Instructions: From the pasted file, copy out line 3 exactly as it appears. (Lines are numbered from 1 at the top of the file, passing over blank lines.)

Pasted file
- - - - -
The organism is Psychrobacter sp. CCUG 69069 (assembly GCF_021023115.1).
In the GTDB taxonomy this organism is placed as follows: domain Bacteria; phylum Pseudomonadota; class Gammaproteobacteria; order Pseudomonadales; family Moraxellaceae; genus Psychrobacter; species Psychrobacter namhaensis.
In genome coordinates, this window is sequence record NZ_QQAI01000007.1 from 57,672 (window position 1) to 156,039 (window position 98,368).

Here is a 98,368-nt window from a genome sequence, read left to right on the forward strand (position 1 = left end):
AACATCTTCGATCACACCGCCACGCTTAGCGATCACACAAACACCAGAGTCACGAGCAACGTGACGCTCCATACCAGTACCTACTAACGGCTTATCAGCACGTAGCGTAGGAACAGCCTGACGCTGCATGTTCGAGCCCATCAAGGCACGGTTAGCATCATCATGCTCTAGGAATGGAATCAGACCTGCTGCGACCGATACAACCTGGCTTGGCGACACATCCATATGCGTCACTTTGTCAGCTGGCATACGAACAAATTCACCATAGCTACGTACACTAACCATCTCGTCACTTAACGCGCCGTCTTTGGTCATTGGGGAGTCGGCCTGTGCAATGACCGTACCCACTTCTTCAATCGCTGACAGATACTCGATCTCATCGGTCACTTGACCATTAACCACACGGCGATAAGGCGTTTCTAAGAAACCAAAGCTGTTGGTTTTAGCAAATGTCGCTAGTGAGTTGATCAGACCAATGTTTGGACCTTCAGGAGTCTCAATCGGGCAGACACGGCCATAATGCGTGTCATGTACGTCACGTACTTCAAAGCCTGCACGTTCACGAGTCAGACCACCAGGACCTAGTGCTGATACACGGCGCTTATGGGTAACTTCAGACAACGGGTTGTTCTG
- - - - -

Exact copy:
In genome coordinates, this window is sequence record NZ_QQAI01000007.1 from 57,672 (window position 1) to 156,039 (window position 98,368).